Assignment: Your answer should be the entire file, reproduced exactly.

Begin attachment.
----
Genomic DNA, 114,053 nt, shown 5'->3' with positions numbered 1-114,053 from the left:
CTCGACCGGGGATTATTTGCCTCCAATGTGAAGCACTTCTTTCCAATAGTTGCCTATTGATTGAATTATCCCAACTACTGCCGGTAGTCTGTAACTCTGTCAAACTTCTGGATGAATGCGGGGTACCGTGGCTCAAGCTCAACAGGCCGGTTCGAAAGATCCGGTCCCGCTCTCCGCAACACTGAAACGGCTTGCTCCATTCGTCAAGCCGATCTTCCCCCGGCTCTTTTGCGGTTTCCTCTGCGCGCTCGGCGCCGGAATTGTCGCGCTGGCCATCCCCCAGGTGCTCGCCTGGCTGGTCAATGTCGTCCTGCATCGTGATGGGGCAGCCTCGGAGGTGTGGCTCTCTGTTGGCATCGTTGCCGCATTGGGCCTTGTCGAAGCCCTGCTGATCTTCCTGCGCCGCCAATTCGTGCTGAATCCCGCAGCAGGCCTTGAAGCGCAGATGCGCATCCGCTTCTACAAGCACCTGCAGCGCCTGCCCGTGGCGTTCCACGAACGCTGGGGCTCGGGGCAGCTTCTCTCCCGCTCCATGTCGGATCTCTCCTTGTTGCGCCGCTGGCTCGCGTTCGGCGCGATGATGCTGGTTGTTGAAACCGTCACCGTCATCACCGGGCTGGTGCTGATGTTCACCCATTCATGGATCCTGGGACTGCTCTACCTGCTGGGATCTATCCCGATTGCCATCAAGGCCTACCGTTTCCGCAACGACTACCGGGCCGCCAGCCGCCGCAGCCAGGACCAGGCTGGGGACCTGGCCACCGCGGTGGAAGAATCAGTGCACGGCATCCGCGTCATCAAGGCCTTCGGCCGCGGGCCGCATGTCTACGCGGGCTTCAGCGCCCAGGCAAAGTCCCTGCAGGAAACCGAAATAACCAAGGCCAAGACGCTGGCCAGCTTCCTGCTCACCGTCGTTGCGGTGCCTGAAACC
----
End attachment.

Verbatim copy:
Genomic DNA, 114,053 nt, shown 5'->3' with positions numbered 1-114,053 from the left:
CTCGACCGGGGATTATTTGCCTCCAATGTGAAGCACTTCTTTCCAATAGTTGCCTATTGATTGAATTATCCCAACTACTGCCGGTAGTCTGTAACTCTGTCAAACTTCTGGATGAATGCGGGGTACCGTGGCTCAAGCTCAACAGGCCGGTTCGAAAGATCCGGTCCCGCTCTCCGCAACACTGAAACGGCTTGCTCCATTCGTCAAGCCGATCTTCCCCCGGCTCTTTTGCGGTTTCCTCTGCGCGCTCGGCGCCGGAATTGTCGCGCTGGCCATCCCCCAGGTGCTCGCCTGGCTGGTCAATGTCGTCCTGCATCGTGATGGGGCAGCCTCGGAGGTGTGGCTCTCTGTTGGCATCGTTGCCGCATTGGGCCTTGTCGAAGCCCTGCTGATCTTCCTGCGCCGCCAATTCGTGCTGAATCCCGCAGCAGGCCTTGAAGCGCAGATGCGCATCCGCTTCTACAAGCACCTGCAGCGCCTGCCCGTGGCGTTCCACGAACGCTGGGGCTCGGGGCAGCTTCTCTCCCGCTCCATGTCGGATCTCTCCTTGTTGCGCCGCTGGCTCGCGTTCGGCGCGATGATGCTGGTTGTTGAAACCGTCACCGTCATCACCGGGCTGGTGCTGATGTTCACCCATTCATGGATCCTGGGACTGCTCTACCTGCTGGGATCTATCCCGATTGCCATCAAGGCCTACCGTTTCCGCAACGACTACCGGGCCGCCAGCCGCCGCAGCCAGGACCAGGCTGGGGACCTGGCCACCGCGGTGGAAGAATCAGTGCACGGCATCCGCGTCATCAAGGCCTTCGGCCGCGGGCCGCATGTCTACGCGGGCTTCAGCGCCCAGGCAAAGTCCCTGCAGGAAACCGAAATAACCAAGGCCAAGACGCTGGCCAGCTTCCTGCTCACCGTCGTTGCGGTGCCTGAAACC